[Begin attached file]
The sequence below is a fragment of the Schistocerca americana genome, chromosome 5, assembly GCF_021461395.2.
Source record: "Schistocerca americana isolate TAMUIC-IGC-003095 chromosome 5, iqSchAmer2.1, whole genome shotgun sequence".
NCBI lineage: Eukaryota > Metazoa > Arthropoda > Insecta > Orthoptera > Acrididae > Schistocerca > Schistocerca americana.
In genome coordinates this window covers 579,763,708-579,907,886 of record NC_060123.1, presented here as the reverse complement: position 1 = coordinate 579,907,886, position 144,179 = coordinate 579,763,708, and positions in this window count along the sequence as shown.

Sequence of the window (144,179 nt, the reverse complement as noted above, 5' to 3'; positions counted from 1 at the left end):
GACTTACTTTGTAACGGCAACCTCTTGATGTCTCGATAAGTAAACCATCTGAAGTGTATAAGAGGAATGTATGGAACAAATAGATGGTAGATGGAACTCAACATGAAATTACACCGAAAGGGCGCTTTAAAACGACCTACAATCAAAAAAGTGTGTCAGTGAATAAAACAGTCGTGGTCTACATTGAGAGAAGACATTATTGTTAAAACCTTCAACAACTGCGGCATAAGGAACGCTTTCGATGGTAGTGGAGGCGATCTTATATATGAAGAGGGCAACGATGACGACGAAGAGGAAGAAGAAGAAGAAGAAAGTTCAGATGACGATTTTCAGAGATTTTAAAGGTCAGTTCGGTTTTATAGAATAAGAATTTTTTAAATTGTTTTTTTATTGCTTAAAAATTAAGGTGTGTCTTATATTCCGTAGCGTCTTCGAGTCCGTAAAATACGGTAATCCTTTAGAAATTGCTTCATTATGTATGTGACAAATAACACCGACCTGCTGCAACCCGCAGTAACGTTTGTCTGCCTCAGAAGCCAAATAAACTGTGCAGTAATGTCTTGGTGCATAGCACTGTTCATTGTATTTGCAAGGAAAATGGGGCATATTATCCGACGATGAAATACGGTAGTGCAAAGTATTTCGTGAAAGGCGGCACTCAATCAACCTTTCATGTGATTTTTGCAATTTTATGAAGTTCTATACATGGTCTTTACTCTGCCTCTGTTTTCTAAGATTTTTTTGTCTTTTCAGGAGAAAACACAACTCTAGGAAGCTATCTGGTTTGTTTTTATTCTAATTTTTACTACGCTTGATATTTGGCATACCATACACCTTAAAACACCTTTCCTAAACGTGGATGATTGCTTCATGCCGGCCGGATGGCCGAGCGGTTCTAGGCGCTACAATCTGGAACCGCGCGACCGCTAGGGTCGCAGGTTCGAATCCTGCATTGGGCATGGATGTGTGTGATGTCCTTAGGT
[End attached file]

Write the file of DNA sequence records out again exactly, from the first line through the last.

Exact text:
The sequence below is a fragment of the Schistocerca americana genome, chromosome 5, assembly GCF_021461395.2.
Source record: "Schistocerca americana isolate TAMUIC-IGC-003095 chromosome 5, iqSchAmer2.1, whole genome shotgun sequence".
NCBI lineage: Eukaryota > Metazoa > Arthropoda > Insecta > Orthoptera > Acrididae > Schistocerca > Schistocerca americana.
In genome coordinates this window covers 579,763,708-579,907,886 of record NC_060123.1, presented here as the reverse complement: position 1 = coordinate 579,907,886, position 144,179 = coordinate 579,763,708, and positions in this window count along the sequence as shown.

Sequence of the window (144,179 nt, the reverse complement as noted above, 5' to 3'; positions counted from 1 at the left end):
GACTTACTTTGTAACGGCAACCTCTTGATGTCTCGATAAGTAAACCATCTGAAGTGTATAAGAGGAATGTATGGAACAAATAGATGGTAGATGGAACTCAACATGAAATTACACCGAAAGGGCGCTTTAAAACGACCTACAATCAAAAAAGTGTGTCAGTGAATAAAACAGTCGTGGTCTACATTGAGAGAAGACATTATTGTTAAAACCTTCAACAACTGCGGCATAAGGAACGCTTTCGATGGTAGTGGAGGCGATCTTATATATGAAGAGGGCAACGATGACGACGAAGAGGAAGAAGAAGAAGAAGAAAGTTCAGATGACGATTTTCAGAGATTTTAAAGGTCAGTTCGGTTTTATAGAATAAGAATTTTTTAAATTGTTTTTTTATTGCTTAAAAATTAAGGTGTGTCTTATATTCCGTAGCGTCTTCGAGTCCGTAAAATACGGTAATCCTTTAGAAATTGCTTCATTATGTATGTGACAAATAACACCGACCTGCTGCAACCCGCAGTAACGTTTGTCTGCCTCAGAAGCCAAATAAACTGTGCAGTAATGTCTTGGTGCATAGCACTGTTCATTGTATTTGCAAGGAAAATGGGGCATATTATCCGACGATGAAATACGGTAGTGCAAAGTATTTCGTGAAAGGCGGCACTCAATCAACCTTTCATGTGATTTTTGCAATTTTATGAAGTTCTATACATGGTCTTTACTCTGCCTCTGTTTTCTAAGATTTTTTTGTCTTTTCAGGAGAAAACACAACTCTAGGAAGCTATCTGGTTTGTTTTTATTCTAATTTTTACTACGCTTGATATTTGGCATACCATACACCTTAAAACACCTTTCCTAAACGTGGATGATTGCTTCATGCCGGCCGGATGGCCGAGCGGTTCTAGGCGCTACAATCTGGAACCGCGCGACCGCTAGGGTCGCAGGTTCGAATCCTGCATTGGGCATGGATGTGTGTGATGTCCTTAGGT